4. 4. Social justice - definitions  Distributional justice – equality of opportunity and equality of outcome (Gewirtz, in Hill et al, 2012)  Relational justice – microlevel relationships and organisation of economic, social and political institutions (eg. education) (Gewirtz, in Hill et al, 2012)  (require focus on BOTH, and on rules and processes through which inequality and injustice occur in educational settings) Hill et al, 2012
  5. 5. Normative Frameworks Normative frameworks help us to interrogate what we do about, and to judge or evaluate, social justice in higher education:  the capabilities approach - Amartya Sen, Martha Nussbaum, Elaine Unterhalter, Melanie Walker  the social justice approach - Nancy Fraser  the political ethic of care approach - Joan Tronto
  6. 6. Capabilities Approach  Purpose of higher education more than instrumental, producing skills for economic development, but also as ethical, producing human beings capable of critical thought and connection (Unterhalter, 2009).  Capabilities are opportunities to flourish or achieve well-being in the form of functionings, which means to be and to do what people have reason to value.  Conversion factors - to translate resources into desired functionings  personal or internal conversion factors such as genetic predispositions;  social conversion factors such as higher education policies, power relations (gender, race, class)  environmental conversion factors such as the physical or built environment (Robeyns, 2011).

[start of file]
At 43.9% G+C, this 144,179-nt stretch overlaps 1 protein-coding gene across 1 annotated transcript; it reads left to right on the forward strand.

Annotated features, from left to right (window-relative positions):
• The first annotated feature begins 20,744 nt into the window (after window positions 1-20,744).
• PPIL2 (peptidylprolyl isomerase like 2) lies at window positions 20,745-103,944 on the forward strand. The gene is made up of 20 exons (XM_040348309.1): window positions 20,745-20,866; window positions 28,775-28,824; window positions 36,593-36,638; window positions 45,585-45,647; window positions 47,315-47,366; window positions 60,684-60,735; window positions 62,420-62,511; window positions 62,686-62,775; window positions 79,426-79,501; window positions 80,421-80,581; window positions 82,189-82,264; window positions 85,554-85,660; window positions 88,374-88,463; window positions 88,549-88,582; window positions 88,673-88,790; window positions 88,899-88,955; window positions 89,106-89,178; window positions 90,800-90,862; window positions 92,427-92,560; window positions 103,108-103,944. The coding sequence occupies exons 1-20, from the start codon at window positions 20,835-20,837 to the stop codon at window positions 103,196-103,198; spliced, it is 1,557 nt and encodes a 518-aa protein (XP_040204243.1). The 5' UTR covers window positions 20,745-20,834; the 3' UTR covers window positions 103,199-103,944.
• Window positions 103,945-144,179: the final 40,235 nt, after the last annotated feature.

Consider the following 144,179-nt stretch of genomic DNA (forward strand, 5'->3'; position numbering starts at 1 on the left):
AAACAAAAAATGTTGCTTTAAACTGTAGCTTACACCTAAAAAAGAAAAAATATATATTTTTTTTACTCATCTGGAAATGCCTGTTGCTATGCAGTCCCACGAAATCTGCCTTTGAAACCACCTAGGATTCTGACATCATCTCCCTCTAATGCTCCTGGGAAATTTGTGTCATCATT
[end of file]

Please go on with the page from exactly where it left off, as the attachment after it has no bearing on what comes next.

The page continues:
7. 7. Capablities Approach Through the way in which we were brought up I did get a lot of … a lot of academic debate … you have to articulate your argument clearly … if things are different then you have to show that they’re different and not start muddling things … and that part of being education [is typical] in this department - Riana because you know you are one of the best students and you are from a rural area, you think you are the best but actually you are not and that was very obvious.” … “I could do the Maths but when it came to writing I would just panic and remember nothing - Lindi
  8. 8. Three Dimensional View of Social Justice Major goal of social justice: “participatory parity”, ie being able to interact as peers in an equitable way in social life
  9. 9. Three Dimensional View of Social Justice The distribution of resources My financial aid does not adequately cover my fees and puts additional strain on financial constraints at home. And I have to worry about finance for the following year which impacts on my concentration and exam results
  10. 10. Three Dimensional View of Social Justice The politics of representation and belonging I’m a male Nigerian that was not suppose to be at UWC and was expected to drop my academic quest to go and sell drugs. Not just at school but at the hospital where I do my clinical hours
  11. 11. Three Dimensional View of Social Justice  Politics of recognition or distribution of resources? I did not enjoy this part of the assignment. I find conflict situations very hard to deal with, and I worried that my feedback ould antagonise my colleague, even though I tried to be diplomatic. I have been very lucky in my schooling, and in the fact that I am innately good at both spoken and written English.
  12. 12. Political Ethics of Care Care: “a species activity that includes everything that we do to maintain, continue, and repair our ‘world’ so that we can live in it as well as possible. That world includes our bodies, our selves, and our environment, all of which we seek to interweave in a complex, life- sustaining web” (Fisher and Tronto, 1990: 40).